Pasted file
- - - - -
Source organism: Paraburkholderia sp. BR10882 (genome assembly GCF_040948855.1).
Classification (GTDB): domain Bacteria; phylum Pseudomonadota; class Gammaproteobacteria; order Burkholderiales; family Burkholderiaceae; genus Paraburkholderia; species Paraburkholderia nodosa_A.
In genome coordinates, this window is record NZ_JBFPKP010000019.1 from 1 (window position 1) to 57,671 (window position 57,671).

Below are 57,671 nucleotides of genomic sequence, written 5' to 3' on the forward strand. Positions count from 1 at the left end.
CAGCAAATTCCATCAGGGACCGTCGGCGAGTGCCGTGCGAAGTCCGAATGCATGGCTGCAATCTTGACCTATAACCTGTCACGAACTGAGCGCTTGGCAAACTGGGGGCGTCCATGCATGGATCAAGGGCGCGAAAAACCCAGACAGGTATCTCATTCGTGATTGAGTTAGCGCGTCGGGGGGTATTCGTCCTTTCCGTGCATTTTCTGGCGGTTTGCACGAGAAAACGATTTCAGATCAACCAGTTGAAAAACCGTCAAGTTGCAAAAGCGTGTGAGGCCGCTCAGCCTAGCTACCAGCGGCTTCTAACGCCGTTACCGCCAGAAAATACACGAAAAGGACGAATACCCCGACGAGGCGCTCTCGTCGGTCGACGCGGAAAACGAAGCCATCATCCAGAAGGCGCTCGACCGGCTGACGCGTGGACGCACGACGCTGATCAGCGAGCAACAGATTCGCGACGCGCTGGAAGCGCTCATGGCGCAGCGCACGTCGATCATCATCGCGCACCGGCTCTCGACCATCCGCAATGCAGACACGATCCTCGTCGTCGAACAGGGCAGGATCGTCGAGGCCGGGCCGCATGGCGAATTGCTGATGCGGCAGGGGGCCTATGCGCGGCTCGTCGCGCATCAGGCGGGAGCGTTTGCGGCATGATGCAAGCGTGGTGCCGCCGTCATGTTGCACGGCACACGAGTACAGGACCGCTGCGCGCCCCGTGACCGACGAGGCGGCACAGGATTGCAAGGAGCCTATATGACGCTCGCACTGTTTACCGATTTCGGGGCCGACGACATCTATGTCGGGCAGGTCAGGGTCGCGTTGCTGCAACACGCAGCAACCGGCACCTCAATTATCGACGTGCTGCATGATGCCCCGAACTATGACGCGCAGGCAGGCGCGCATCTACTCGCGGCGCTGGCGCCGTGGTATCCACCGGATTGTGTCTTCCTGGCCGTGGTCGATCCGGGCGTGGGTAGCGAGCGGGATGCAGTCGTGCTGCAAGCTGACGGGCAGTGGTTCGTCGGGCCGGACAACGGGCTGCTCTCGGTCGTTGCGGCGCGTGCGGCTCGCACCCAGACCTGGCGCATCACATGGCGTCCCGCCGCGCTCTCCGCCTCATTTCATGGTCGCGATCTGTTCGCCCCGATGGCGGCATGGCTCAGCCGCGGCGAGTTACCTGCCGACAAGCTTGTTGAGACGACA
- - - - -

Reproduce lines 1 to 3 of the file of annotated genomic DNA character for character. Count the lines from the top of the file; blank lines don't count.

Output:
Source organism: Paraburkholderia sp. BR10882 (genome assembly GCF_040948855.1).
Classification (GTDB): domain Bacteria; phylum Pseudomonadota; class Gammaproteobacteria; order Burkholderiales; family Burkholderiaceae; genus Paraburkholderia; species Paraburkholderia nodosa_A.
In genome coordinates, this window is record NZ_JBFPKP010000019.1 from 1 (window position 1) to 57,671 (window position 57,671).